Mario Götze doesn’t play on Saturday at Wembley because he didn’t get fit. Götze lived in Munich for a couple of days last week, but Hans-Wilhelm Müller-Wohlfahrt didn’t treat him – that’s important for Borussia Dortmund before the Champions League Final this Saturday. Borussia spokesman Sascha Fligge does not answer further questions from footballdrugs.com these days. Would Götze be fit on Saturday if Müller-Wohlfahrt had treated him? And: Is there a conflict of interest for Müller-Wohlfahrt, who treats nearly every star player in Germany and many other international athletes, too?
The discussion around Götze is not an isolated case, Müller-Wohlfahrt regularly treats footballers from rival clubs. “You acquired an incredible confidence so that other clubs have sent their players to you even when a match against Bayern was ahead,” said the president of DFB, Wolfgang Niersbach, on Müller-Wohlfahrt’s 70th Birthday last year. Often Müller-Wohlfahrt’s diagnosis determines, whether a player makes the starting line-up or has to sit on the bench. A huge position of power. Who is the doctor, the German players trust in with blind faith? And has he earned this trust?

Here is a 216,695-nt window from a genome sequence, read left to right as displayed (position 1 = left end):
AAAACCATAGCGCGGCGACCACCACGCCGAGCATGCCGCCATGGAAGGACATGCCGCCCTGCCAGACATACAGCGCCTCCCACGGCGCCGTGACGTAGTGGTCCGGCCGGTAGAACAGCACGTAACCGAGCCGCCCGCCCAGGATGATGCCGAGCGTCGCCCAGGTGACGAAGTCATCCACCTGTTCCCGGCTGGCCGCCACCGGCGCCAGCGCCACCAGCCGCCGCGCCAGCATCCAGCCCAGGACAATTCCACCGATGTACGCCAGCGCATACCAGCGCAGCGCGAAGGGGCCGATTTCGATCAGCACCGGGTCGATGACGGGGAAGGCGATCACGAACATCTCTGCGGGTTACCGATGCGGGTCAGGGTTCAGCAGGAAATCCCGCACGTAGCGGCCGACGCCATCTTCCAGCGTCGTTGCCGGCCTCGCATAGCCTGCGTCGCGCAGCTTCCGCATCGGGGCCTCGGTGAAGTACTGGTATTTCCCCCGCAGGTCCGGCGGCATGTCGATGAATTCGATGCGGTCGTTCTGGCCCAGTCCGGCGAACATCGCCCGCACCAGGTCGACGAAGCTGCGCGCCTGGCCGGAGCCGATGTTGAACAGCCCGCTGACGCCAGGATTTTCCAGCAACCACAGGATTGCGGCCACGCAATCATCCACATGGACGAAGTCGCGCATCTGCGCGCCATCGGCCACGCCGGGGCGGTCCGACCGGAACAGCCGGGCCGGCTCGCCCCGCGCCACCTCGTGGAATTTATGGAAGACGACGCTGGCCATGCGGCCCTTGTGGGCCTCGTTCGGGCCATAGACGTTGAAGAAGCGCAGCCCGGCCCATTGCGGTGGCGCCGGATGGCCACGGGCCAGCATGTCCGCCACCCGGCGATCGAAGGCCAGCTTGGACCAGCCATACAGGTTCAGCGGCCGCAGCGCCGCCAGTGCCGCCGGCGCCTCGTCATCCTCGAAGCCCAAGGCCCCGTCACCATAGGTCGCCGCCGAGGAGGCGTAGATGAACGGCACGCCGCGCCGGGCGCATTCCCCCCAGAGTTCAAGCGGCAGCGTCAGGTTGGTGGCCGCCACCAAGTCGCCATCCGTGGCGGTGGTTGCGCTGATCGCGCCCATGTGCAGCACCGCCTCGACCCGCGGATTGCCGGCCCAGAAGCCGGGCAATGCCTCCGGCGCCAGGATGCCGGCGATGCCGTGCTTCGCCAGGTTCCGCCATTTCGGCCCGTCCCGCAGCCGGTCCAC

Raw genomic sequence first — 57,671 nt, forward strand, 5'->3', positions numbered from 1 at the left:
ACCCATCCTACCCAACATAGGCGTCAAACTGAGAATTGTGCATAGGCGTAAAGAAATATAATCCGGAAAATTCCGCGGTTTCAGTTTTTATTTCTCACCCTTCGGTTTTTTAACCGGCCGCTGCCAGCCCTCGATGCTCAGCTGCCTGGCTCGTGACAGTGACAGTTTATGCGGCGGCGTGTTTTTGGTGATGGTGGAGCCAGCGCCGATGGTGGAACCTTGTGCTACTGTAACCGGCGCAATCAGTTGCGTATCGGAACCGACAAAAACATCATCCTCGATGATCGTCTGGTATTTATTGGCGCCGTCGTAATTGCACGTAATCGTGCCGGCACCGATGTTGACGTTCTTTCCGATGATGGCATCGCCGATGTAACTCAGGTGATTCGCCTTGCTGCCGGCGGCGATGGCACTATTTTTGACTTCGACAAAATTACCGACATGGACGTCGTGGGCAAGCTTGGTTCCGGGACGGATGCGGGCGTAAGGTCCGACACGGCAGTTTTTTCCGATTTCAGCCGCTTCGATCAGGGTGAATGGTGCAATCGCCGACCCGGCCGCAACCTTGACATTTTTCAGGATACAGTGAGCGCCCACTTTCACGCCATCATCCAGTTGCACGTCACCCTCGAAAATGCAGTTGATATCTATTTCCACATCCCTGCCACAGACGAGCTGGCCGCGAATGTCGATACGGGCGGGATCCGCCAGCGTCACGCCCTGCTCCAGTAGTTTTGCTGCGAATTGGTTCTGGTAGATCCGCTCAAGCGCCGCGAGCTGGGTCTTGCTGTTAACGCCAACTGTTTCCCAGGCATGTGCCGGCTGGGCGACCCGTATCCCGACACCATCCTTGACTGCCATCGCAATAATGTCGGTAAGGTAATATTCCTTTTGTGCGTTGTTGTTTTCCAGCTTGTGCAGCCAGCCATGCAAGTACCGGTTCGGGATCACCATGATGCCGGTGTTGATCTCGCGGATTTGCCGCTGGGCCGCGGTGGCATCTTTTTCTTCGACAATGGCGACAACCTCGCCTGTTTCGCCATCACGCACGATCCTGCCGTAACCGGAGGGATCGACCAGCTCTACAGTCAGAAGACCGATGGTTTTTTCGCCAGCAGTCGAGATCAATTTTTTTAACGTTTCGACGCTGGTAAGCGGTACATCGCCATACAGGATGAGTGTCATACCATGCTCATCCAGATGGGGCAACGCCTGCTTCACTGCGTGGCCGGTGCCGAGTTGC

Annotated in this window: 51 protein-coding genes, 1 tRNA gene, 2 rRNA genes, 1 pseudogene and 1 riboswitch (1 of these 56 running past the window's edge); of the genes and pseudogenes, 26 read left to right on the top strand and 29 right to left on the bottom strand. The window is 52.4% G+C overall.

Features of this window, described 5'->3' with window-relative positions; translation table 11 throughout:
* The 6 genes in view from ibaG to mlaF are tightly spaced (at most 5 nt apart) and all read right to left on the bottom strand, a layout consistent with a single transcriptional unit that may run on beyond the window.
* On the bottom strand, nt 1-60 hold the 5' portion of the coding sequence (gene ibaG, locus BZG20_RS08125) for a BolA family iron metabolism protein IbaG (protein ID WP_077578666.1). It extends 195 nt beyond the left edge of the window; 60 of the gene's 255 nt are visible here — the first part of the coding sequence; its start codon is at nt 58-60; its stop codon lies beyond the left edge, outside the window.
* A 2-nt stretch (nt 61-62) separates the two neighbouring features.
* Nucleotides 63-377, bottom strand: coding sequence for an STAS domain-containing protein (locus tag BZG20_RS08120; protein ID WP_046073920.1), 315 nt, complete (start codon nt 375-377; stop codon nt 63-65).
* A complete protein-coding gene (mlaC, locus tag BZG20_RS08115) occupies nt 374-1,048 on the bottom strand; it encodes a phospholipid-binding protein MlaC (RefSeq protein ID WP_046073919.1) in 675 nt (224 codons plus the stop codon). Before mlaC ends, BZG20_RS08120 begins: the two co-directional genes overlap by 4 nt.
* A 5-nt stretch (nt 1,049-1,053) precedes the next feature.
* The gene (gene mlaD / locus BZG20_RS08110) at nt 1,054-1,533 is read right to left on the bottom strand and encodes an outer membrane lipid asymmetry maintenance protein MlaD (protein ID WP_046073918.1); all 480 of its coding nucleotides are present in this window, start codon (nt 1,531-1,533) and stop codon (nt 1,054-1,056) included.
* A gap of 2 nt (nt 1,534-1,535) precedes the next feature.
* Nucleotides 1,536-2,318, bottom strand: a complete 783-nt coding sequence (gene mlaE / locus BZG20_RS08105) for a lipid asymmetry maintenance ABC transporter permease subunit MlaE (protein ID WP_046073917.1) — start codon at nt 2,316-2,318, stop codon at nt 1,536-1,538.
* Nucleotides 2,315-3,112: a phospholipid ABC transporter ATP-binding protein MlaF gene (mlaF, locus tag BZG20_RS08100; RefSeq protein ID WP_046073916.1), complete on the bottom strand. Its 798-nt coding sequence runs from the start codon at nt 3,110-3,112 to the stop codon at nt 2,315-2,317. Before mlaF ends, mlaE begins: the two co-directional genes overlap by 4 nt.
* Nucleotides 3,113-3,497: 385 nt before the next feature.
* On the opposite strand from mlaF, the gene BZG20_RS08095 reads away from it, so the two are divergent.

We did some research on Müller-Wohlfahrt over the last couple of months. We didn’t translate the whole thing into English because of several legal threats from Müller-Wohlfahrts lawyer. We didn’t want to risk a lawsuit because of a small wording failure. You can find our whole article on the German version of this website.
The research on Hans-Wilhelm Müller-Wohlfahrt and medical treatments in football goes on. Do you have any hints? You can shoot us an e-mail. You can also sent us an anonymous message thanks to our encrypted upload-platform. We are waiting for your messages.